Top 9 Best Apps (Android & iOS) to Learn Japanese [Latest]

Learning a new thing is always fun and challenging at the same time.

There are a number of apps available to help you learn Japanese, but finding the right app can be overwhelming.

If you don’t know where to begin, it can seem like too much work.

The following article on the best apps to learn Japanese is a collection of some of the favorite Japanese apps for communication that will help you to learn this language.

best apps to learn japanese

You will come to know unique ways how you can use mobile apps to enhance your daily learning experience. Virtually every language learner at any level and from any part of the globe can make use of these mobile apps.

There are plenty of free and inexpensive options for both android and iOS smartphones for learning Japanese.

Many languages have been simplified through technology, making it easier than ever to become a native speaker when you travel to a foreign country or interact with the locals.

Essential Tips to Learn Japanese

If you want to learn Japanese and you do not currently take classes or practice with native Japanese speakers that does not mean that you cannot get a lot out of some independent study.

Here are some pro tips for learning Japanese online with the help of your smartphones.

Become Immersed in the Language:

When you are aware of how important it is to learn a language, as well as why you want to learn it, it is important to dive into your studies and explore as deeply as possible.

There are different ways in which you can do this, such as meeting native speakers online and start communicating with them about their language and culture.

In addition, learning more about that country by reading books/watching documentaries, etc.

Speaking in a native language is easy but difficult in a foreign language. For better retention of Japanese words, you should memorize them every day and practice writing.

Memorize the Language:

Consider creating a Memory Palace as part of your learning process to help you master a new language. It’ll help in learning Japanese language more quickly.

Combining words you read with scenes as you imagine them inside your imaginary structure will reinforce your memory more effectively and make it easier for you to recall them.

Ensure your Japanese vocabulary is strong according to Japanese culture. Also, practice Japanese writing to improve your writing skills.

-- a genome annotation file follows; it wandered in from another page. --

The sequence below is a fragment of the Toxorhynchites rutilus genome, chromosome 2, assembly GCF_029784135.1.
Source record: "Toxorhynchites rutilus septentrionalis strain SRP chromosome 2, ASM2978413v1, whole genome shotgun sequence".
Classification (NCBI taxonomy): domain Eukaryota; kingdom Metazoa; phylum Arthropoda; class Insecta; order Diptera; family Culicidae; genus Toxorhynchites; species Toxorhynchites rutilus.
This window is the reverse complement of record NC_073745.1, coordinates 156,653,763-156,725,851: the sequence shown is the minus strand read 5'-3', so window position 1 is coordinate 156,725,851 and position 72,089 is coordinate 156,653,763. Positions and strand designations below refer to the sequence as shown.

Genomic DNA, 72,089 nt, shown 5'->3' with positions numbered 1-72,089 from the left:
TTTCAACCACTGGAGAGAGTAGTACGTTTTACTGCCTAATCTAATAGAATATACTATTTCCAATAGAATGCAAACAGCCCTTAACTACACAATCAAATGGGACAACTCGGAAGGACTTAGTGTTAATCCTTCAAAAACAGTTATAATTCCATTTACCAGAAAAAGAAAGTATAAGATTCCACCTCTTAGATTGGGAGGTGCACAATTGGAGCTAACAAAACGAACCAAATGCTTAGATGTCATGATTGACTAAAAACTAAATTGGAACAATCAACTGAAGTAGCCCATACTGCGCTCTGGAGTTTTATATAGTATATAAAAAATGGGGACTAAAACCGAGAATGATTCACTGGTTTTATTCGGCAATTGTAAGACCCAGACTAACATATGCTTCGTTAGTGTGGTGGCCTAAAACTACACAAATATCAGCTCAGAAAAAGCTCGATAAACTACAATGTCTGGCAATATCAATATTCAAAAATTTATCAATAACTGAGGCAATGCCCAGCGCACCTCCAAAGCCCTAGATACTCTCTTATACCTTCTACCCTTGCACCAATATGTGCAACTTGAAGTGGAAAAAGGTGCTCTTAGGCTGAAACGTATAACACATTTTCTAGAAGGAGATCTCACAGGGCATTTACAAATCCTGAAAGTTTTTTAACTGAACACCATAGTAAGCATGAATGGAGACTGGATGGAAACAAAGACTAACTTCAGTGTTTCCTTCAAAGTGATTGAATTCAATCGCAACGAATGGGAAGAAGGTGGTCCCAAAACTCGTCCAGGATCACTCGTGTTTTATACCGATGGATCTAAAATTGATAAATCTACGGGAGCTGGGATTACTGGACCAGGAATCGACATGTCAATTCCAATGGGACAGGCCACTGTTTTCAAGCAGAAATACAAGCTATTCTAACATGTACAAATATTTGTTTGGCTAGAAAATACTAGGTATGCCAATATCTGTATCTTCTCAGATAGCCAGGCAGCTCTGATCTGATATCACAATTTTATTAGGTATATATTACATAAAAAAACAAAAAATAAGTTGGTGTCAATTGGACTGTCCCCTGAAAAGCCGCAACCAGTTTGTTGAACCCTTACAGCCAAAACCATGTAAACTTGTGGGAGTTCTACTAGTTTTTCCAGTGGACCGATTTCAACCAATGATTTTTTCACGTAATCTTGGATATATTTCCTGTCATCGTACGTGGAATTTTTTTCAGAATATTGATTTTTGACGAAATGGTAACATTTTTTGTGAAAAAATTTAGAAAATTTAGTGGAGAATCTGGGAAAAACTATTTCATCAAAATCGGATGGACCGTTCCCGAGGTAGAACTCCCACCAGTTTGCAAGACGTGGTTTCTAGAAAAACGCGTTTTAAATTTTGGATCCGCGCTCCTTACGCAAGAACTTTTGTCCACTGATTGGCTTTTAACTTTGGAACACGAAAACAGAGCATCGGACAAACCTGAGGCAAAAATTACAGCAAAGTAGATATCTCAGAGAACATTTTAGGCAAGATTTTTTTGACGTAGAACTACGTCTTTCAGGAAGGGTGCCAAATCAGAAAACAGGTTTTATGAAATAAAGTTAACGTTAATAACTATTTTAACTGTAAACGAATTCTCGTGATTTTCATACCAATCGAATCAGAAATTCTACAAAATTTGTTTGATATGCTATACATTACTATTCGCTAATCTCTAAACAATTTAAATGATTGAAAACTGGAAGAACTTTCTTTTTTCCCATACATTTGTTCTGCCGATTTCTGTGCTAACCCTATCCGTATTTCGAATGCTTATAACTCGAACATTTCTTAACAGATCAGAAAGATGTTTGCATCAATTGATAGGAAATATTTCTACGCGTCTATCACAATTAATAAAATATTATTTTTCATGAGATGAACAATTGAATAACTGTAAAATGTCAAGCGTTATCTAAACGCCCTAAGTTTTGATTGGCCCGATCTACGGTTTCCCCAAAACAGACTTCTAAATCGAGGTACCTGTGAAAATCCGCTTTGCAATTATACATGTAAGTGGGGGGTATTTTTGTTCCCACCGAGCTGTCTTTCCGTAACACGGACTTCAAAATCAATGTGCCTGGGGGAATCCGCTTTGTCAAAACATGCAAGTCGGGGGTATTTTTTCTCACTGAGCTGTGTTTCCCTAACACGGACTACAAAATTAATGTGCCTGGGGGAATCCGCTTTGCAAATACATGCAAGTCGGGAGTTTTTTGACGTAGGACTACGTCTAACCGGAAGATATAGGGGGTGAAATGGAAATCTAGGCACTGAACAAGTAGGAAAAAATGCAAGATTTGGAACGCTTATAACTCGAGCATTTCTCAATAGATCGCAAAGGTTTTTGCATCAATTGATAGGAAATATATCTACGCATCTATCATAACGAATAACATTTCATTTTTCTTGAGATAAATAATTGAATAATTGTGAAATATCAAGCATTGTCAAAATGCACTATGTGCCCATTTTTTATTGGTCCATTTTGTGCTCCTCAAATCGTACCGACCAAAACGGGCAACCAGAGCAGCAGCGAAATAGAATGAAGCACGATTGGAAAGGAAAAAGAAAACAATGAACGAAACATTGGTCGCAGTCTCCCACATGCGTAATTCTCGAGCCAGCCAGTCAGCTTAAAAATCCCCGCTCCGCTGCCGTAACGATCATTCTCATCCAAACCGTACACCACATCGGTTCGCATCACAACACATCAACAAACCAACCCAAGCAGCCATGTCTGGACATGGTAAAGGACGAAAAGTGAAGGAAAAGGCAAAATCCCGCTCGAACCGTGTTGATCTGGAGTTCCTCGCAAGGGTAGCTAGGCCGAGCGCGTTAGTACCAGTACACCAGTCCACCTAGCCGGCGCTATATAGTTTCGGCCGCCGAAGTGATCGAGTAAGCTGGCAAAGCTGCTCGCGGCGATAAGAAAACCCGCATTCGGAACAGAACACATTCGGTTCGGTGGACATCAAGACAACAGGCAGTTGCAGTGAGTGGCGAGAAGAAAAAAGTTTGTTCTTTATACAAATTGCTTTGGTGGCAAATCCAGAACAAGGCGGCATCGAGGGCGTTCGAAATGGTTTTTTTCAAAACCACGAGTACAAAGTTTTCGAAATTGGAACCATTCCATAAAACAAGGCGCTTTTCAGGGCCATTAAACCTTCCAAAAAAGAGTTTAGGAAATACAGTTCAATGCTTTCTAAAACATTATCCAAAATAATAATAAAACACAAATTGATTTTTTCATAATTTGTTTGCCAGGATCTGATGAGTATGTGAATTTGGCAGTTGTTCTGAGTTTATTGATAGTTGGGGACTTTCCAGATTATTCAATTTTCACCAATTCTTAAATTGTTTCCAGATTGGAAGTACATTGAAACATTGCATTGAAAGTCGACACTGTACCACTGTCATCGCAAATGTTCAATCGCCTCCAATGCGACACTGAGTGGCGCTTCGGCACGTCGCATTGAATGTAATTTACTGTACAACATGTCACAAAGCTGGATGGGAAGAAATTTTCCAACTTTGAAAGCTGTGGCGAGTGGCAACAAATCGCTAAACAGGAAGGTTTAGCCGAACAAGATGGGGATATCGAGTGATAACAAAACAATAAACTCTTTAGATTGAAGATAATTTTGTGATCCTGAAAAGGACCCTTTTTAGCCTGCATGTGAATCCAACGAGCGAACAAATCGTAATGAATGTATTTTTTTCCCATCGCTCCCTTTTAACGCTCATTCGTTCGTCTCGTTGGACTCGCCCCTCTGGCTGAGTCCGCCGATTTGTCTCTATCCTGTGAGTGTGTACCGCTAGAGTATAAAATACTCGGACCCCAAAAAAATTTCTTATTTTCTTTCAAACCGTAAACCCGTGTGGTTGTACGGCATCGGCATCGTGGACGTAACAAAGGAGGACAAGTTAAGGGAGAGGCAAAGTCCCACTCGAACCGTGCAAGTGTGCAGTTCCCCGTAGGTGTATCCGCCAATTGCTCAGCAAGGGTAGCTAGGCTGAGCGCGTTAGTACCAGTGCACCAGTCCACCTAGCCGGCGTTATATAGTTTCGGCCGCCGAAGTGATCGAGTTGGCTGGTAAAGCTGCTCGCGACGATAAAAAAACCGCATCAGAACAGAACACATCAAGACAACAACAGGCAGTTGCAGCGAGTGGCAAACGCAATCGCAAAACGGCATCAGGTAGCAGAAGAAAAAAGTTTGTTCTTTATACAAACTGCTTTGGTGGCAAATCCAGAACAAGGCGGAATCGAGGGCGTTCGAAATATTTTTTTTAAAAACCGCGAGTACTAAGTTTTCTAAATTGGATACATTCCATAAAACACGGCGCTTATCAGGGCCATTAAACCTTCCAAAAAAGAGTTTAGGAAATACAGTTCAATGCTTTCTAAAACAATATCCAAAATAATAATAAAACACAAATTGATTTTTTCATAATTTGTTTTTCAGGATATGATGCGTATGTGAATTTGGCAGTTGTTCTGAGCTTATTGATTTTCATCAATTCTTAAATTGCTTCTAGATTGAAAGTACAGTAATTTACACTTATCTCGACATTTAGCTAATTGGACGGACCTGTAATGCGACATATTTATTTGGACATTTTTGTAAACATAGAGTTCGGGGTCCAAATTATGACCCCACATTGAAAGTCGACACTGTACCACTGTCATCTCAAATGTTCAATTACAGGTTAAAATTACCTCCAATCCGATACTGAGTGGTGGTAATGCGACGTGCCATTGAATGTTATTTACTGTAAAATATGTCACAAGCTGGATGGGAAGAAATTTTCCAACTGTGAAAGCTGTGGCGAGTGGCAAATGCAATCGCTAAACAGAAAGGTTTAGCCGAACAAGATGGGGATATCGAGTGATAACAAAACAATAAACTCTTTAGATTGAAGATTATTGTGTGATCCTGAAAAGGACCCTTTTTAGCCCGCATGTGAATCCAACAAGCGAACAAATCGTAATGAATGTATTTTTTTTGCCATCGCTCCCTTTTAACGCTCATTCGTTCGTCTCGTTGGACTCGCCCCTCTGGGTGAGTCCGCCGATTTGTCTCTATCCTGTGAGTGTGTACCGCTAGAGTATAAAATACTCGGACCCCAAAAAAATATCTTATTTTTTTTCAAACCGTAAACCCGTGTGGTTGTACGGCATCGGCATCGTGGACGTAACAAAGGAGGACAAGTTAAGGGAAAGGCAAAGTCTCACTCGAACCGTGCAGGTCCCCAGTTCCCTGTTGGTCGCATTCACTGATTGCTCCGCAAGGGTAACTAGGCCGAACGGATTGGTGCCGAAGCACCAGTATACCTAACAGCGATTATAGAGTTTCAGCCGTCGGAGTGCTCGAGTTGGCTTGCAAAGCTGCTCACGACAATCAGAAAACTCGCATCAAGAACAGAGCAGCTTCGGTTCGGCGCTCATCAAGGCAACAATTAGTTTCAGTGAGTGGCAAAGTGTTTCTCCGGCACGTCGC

It’ll enhance your conversational Japanese language ability.

Stick to Only One to Two Apps:

If you wish to try the apps suggested in the article below, feel free to do so. Try them all to find the best fit for you.

You should focus on a few Japanese courses at a time and stick with them until you’ve mastered them when applying any of these applications to your work routine.

This is most likely more effective than filling out many applications without fully committing to each of them.

Consume the Language a Lot:

Even if your ultimate goal is to be able to communicate in Japanese, reading and listening to the language is very useful.

For instance, if you have never seen a Japanese movie (movie trailers) or TV show before, the language may seem very difficult, but it is helpful if you see parts of speech and words at high speeds during dialogue.

Furthermore, if you can read well enough, and are able to understand at least somewhat what you hear in movies, this will give you an advantage when watching shows with actual native speakers later on and build your vocabulary as well.

Focus More on Patterns Than on Grammar

All languages are systematic and logical. It does not matter what it is (English, Spanish, German, etc.).

When starting a new language, it is good to remember that you are learning patterns and not concepts per saying.

Start by breaking things down into these bite-sized pieces during the beginning stages of learning in a foreign tongue.

Verbs Are Important:

The verbs used in Japanese are very important, and the choice can have a significant impact on the meaning of a sentence.

The Japanese language has more than a thousand verbs, but if you want to be able to write effectively, ensure that you teach the most common 100 verbs by using Google to search for all the Japanese verbs.

This will help you to ensure they’re using these verbs in their writing properly and conveying what they intend.

There are no inflected Japanese verbs for person or number, and the few tenses that exist are periphrastically expressed.

Ignore What You Already Know

A lot of apps repeat the same information, however, if you have already learned a certain concept or if you are an expert in that area like kanji for example, and use a review app where it asks you to recall what is similar, definitely do not keep reviewing it.

It keeps memory in your brain and also makes you focus on specific things instead of going through every kanji as fast as possible.

Furthermore, written Japanese is difficult, so make sure you do your best.

Be an all-rounder:

Do not select such apps that are only focused on one thing like reading or writing. Chances are, you will be neglecting your other skill sets, such as speaking and listening skills.

Whether you are learning English or Spanish (or any language) the best approach is to cover your basics in a way that makes sense to you.

You should focus on improving your skills related to reading, practice writing, listening, speaking, and pronunciation.

Also, there are many online platforms that let you talk to foreigners. Join any platform and speak to a native Japanese speaker.

Best Apps to Learn Japanese

If you want to learn Japanese, then here is the handpicked list of the best apps to learn Japanese that will get you started right away.

You can also change them around as English words may be used to describe topics in Japanese. These apps have been handpicked for their laid-back atmosphere and friendly hosts.

#1. Yomiwa

Yomiwa - best apps to learn japanese

Learning the basics of a language like Japanese can be quite difficult.

This is why it makes sense to get something like the Yomiwa Japanese learning app to help you along the way and learn to speak in Japanese while you’re at it.